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%dw 2.0
output application/json
---
payload filter ($.Age > 20)

Output

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[
  {
    "Name": "Alexandra",
    "Age": 80
  },
  {
    "Name": "Sabrina",
    "Age": 21
  }
]

For this example, we also used the infix notation and the dollar-sign syntax because there is no confusion on what the dollar-sign is referring to since it’s only two fields in each object. Let’s see what would happen if the input payload had more fields and values.

Filter a Complex Array of Objects

In this example, we have a more complex JSON Array input payload containing objects. Each object has three properties: Name, Age, and Phones. The Phones field contains another Array of objects. For our output, we want to only include the people who are older than 20 (as we previously did) and change the Phones field to PrimaryPhones. This new PrimaryPhones field should only include the phones with a Primary field equal to true.

If you’re not familiar with the map function, let’s just say that it’s a way to iterate through the Array. In this case, we need to iterate through the main Array to filter each phone from the Phones Array. How to use map is out of scope for this tutorial, but you can learn more about it in the documentation or this developer tutorial.

Dollar-sign syntax

Let’s first take a look at how this code would look like when we only use the dollar-sign syntax for every single lambda, including two filters and a map.

Input payload

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[
  {
    "Name":"Alexandra",
    "Age":80,
    "Phones":[
      {
        "Primary":true,
        "Type":"Cellphone",
        "Label":"Personal",
        "Code":"+1",
        "Phone":"123-123-1231"
      },
      {
        "Primary":false,
        "Type":"Cellphone",
        "Label":"Work",
        "Code":"+1",
        "Phone":"123-123-1232"
      },
      {
        "Primary":true,
        "Type":"Cellphone",
        "Label":"Personal",
        "Code":"+1",
        "Phone":"123-123-1233"
      }
    ]
  },
  {
    "Name":"David",
    "Age":10,
    "Phones":[
      {
        "Primary":true,
        "Type":"Cellphone",
        "Label":"Personal",
        "Code":"+1",
        "Phone":"123-123-1233"
      }
    ]
  },
  {
    "Name":"Sabrina",
    "Age":21,
    "Phones":[
      {
        "Primary":false,
        "Type":"Cellphone",
        "Label":"Work",
        "Code":"+1",
        "Phone":"123-123-1234"
      },
      {
        "Primary":true,
        "Type":"Office",
        "Label":"Work",
        "Code":"+1",
        "Phone":"123-123-1235"
      }
    ]
  }
]

Script

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%dw 2.0
output application/json
import update from dw::util::Values
---
payload 
filter ($.Age > 20)
map {
    Name: $.Name,
    Age: $.Age,
    PrimaryPhones: $.Phones filter $.Primary
}

Output

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[
  {
    "Name": "Alexandra",
    "Age": 80,
    "PrimaryPhones": [
      {
        "Primary": true,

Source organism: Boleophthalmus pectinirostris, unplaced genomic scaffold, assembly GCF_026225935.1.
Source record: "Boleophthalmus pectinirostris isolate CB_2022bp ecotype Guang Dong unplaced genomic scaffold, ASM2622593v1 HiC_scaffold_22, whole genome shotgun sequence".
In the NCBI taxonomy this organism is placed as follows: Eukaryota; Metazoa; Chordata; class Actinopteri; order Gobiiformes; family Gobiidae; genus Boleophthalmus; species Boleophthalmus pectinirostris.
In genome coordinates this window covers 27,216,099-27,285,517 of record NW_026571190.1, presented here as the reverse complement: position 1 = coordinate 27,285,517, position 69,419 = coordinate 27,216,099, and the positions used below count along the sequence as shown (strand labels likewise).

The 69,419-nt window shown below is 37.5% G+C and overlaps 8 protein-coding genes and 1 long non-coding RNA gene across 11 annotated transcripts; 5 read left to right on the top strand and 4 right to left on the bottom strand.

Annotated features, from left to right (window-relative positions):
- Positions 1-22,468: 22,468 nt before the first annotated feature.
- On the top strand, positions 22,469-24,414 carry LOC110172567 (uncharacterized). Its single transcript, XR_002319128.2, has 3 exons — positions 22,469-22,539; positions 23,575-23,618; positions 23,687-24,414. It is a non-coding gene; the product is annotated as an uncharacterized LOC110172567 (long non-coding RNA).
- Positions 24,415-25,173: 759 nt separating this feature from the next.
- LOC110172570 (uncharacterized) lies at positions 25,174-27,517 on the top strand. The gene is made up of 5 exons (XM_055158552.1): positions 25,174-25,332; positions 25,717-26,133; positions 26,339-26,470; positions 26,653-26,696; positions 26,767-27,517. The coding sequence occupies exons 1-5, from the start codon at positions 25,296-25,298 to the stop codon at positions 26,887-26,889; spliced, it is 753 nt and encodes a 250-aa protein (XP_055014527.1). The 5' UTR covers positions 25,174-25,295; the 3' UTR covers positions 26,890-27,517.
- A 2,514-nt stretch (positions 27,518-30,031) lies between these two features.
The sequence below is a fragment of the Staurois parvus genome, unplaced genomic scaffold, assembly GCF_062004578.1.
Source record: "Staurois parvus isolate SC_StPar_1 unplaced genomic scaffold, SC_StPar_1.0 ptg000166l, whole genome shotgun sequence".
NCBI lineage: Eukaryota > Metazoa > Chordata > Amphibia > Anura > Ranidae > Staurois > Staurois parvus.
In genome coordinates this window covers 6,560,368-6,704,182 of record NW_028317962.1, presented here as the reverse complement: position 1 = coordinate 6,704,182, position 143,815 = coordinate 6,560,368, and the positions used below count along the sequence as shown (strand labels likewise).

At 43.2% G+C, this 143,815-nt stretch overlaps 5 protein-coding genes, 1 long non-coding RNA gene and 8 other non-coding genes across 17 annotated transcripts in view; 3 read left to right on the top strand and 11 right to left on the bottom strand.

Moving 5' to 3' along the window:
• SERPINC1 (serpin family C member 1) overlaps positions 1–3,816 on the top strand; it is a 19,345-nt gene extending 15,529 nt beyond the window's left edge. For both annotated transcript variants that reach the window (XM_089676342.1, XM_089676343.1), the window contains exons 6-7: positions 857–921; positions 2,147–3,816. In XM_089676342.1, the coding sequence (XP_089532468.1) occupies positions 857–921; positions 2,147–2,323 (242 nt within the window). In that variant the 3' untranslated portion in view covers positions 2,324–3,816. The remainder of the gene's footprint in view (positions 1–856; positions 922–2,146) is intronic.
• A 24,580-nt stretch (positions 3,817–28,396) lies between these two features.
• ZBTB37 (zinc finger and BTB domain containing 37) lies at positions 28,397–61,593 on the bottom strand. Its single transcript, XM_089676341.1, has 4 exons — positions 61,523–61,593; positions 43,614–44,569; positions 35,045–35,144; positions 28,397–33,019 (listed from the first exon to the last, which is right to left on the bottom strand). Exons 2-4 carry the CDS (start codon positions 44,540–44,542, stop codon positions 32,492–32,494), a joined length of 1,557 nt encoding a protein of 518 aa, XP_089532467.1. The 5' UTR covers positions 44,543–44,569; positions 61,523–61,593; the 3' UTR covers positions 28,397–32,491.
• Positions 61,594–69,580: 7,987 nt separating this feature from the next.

"Type": "Cellphone",
        "Label": "Personal",
        "Code": "+1",
        "Phone": "123-123-1231"
      },
      {
        "Primary": true,
        "Type": "Cellphone",
        "Label": "Personal",
        "Code": "+1",
        "Phone": "123-123-1233"
      }
    ]
  },
  {
    "Name": "Sabrina",
    "Age": 21,
    "PrimaryPhones": [
      {
        "Primary": true,
        "Type": "Office",
        "Label": "Work",
        "Code": "+1",
        "Phone": "123-123-1235"
      }
    ]
  }
]

As you can see, five different dollar signs are being referenced in this script: one for each filter function ($.Age and $.Primary), and three for the map function ($.Name, $.Age, $.Phones). You can get a bit lost in the code, especially if you’re not very familiar with this syntax or with DataWeave in general.

Explicit lambdas

Let’s now see how this same code would look like when using explicitly declared lambda functions with their parameters, instead of using the dollar-sign syntax.

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%dw 2.0
output application/json
import update from dw::util::Values
---
payload 
filter ($.Age > 20)
map ((person) -> {
    Name: person.Name,
    Age: person.Age,
    PrimaryPhones: person.Phones filter (
        (phone) -> (phone.Primary)
    )
})

The first filter is still defined with the dollar-sign syntax because it can be understood that it’s referencing the complete payload. But we now defined the person and phone arguments in the map and the second filter. This lets you clarify to which object you’re referring to, instead of just calling all of them with $.

Next Steps

In this tutorial, you learned how to use the filter function with prefix and infix notations, as well as using the dollar-sign or explicit lambdas syntaxes. There is no best practice to use either notation or syntax. It depends on your preference. Some people may find the dollar-sign syntax easier to read, while others will prefer the explicit lambdas. The important thing is that you understand all of them.